The IRS has announced that the 2024 annual gift tax exclusion is increasing due to inflation. The exclusion will be $18,000 per person for 2024.

The annual amount that one person may give to a spouse who is not a US citizen will increase to $185,000 in 2024. (A US citizen spouse is unlimited) In addition, the estate and gift tax exemption will be $13.61 million per person for 2024 gifts and deaths, up from $12.92 million in 2023. Therefore, married couples may shield a total of $27.22 million with no federal estate or gift tax. For a couple who has already maxed out lifetime gifts, this means that they may give an additional $1.38 million starting in 2024.


Each year, the IRS sets the annual gift tax exclusion, which allows a taxpayer to give a certain amount (in 2024, $18,000) per recipient tax-free without using up any of the taxpayer’s lifetime gift and estate tax exemption (in 2024, $13.61 million). For married couples, this means that they can give $36,000/year per recipient beginning next year.

For example, if a married couple has three children and five grandchildren, they may transfer $288,000 in 2024 to their descendants without touching their combined $27.22 million gift tax exemption, thus allowing them to transfer further substantial assets gift-tax-free. Not only are the assets removed from the taxpayers’ taxable estates, the assets’ future appreciation also avoids gift and estate taxes.


Generally, spouses who are both US citizens may transfer unlimited amounts to each other without incurring any gift tax, as any assets in excess of the couple’s combined estate tax exemption ($27.22 million in 2024) will be taxed at the death of the surviving spouse, and transferring assets to the survivor only defers the tax that the IRS will eventually collect.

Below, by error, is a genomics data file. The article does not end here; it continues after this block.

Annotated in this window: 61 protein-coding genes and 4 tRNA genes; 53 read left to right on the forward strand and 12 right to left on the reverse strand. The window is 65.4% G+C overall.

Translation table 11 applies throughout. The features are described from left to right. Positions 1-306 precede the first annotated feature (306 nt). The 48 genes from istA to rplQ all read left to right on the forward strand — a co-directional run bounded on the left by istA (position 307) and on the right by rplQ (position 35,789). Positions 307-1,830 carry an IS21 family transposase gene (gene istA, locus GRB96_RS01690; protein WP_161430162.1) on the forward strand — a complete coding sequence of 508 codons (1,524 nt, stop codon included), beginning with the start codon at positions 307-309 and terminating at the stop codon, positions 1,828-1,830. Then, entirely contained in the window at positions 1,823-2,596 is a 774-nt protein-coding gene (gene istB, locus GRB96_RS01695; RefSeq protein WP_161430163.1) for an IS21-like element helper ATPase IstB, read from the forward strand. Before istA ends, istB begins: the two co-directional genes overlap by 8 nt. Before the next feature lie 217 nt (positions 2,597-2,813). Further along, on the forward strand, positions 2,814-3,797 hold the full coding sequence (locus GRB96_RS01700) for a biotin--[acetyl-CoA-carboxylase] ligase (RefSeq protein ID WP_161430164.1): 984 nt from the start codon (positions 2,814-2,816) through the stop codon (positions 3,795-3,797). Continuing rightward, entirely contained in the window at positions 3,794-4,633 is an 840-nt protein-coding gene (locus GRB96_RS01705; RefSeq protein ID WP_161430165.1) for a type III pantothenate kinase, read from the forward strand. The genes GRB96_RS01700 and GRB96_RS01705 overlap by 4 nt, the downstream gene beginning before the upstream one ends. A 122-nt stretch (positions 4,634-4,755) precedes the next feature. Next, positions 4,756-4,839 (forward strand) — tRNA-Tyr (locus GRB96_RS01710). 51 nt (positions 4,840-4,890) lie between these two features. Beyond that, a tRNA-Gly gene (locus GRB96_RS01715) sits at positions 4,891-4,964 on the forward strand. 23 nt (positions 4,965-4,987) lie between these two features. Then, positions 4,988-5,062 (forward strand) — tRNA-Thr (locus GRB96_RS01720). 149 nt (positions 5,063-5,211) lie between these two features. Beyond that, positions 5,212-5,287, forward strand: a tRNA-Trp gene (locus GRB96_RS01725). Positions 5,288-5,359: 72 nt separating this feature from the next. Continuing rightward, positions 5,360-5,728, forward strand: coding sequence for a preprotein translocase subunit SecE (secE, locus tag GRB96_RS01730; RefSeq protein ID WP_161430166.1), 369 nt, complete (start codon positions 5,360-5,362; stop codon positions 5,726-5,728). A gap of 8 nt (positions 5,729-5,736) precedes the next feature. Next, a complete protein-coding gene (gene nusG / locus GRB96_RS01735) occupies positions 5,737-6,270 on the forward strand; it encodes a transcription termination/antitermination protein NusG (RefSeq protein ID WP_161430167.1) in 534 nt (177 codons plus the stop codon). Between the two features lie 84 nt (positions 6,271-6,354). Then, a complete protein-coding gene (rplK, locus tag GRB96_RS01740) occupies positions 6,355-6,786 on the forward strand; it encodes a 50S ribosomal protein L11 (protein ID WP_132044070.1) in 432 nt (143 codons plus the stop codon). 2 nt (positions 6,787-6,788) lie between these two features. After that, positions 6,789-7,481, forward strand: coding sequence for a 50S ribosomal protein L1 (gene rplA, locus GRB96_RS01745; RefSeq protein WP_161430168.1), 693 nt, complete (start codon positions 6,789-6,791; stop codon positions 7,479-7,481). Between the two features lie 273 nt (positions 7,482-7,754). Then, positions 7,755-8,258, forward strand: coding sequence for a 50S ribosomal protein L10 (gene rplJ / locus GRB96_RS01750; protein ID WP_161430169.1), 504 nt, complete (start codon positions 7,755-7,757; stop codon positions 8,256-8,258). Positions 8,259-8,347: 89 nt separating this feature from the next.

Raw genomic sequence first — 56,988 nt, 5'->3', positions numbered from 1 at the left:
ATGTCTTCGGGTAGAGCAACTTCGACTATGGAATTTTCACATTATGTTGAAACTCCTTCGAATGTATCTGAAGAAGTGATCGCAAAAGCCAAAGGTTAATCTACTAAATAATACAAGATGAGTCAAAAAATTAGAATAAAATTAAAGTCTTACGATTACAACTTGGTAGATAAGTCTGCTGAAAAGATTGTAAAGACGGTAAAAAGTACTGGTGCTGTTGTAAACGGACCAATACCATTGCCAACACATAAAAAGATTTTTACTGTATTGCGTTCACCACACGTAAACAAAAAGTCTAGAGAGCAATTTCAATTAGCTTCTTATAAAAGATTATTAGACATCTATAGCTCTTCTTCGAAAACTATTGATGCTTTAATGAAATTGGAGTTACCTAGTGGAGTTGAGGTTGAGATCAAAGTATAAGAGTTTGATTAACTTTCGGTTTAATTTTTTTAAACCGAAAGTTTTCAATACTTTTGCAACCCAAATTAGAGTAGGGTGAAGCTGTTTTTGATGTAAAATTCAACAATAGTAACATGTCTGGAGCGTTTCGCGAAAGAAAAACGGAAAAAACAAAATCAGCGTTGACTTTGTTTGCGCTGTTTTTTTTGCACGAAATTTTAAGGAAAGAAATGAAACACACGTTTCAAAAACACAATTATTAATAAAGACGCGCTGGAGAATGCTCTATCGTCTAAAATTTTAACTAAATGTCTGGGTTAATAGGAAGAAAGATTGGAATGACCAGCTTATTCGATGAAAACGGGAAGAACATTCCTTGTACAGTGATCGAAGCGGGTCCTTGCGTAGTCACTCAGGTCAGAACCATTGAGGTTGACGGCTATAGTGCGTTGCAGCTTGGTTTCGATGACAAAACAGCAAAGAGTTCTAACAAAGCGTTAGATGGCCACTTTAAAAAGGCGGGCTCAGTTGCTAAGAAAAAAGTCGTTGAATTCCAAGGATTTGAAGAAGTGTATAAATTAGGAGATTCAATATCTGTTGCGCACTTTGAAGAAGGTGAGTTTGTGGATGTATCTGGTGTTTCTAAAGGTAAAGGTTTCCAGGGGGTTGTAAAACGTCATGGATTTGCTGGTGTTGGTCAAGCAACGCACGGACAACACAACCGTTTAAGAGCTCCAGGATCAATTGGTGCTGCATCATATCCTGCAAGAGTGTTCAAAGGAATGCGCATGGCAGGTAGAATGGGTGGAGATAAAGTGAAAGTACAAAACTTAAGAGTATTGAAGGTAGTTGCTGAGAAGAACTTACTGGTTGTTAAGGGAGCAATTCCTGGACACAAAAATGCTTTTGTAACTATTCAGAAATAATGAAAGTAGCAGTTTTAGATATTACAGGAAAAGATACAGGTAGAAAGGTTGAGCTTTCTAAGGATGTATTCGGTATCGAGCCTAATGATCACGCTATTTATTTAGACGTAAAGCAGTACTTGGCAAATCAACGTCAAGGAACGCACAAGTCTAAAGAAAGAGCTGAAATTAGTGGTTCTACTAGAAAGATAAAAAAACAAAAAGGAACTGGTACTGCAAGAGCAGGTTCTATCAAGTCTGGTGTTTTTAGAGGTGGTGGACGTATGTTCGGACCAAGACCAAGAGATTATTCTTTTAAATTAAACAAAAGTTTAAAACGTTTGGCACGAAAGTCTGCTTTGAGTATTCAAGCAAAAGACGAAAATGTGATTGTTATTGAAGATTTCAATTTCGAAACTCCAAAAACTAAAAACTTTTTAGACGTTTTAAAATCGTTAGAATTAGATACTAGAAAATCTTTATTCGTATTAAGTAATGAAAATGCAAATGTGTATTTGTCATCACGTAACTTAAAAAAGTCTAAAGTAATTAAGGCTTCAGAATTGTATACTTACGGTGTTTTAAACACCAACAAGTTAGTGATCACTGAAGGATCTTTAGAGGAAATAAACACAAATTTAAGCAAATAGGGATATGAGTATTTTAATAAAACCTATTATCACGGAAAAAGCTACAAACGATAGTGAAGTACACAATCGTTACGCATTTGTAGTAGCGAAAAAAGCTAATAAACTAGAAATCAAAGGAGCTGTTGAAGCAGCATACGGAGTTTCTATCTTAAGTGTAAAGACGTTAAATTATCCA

Gifts to a non-US citizen spouse, however, are limited. Since a non-US citizen spouse may not be subject to the US estate tax, one cannot transfer unlimited assets to a non-US citizen spouse since that transferred wealth could potentially avoid US estate taxation upon the non-US citizen spouse’s death.

Thus, when the recipient spouse is not a US citizen, and regardless of whether the non-US citizen spouse is a resident or nonresident of the United States, the amount of tax-free gifts is limited to an annual exclusion amount.

For calendar year 2024, the first $185,000 of gifts to a spouse who is a non-US citizen are not included in the total amount of taxable gifts.


If a person gifts an amount that is above the annual gift tax exclusion, a portion of the person’s lifetime gift tax exemption ($13.61 million in 2024) will be used. The gift and estate tax exemption are linked, meaning that the use of one’s gift tax exemption will reduce the amount one may leave at death estate-tax-free.

If a person makes gifts more than the annual gift tax exclusion, a gift tax return will be due on April 15 the following year to report the gift (and track the amount of the lifetime exemption that has been used).

It should be noted that although the IRS has announced that the lifetime estate and gift tax exemption will increase to $13.61 million in 2024, under current law, that amount will be decreased by one half January 1, 2026.  Yes, Winter is coming for the life time exemption in 2026!

If you would like to talk more about your specific situation, contact our team at Borkuslaw Group today and make a live or remote appointment!

Please note that information contained in this news alert is not and should not be construed as legal advice or opinion nor does this information alert create an attorney-client relationship

About the Author: Randall Borkus

We believe that business succession, asset protection and estate planning are less about numbers and much more about helping people preserve, protect, and provide for who and what is most important to them.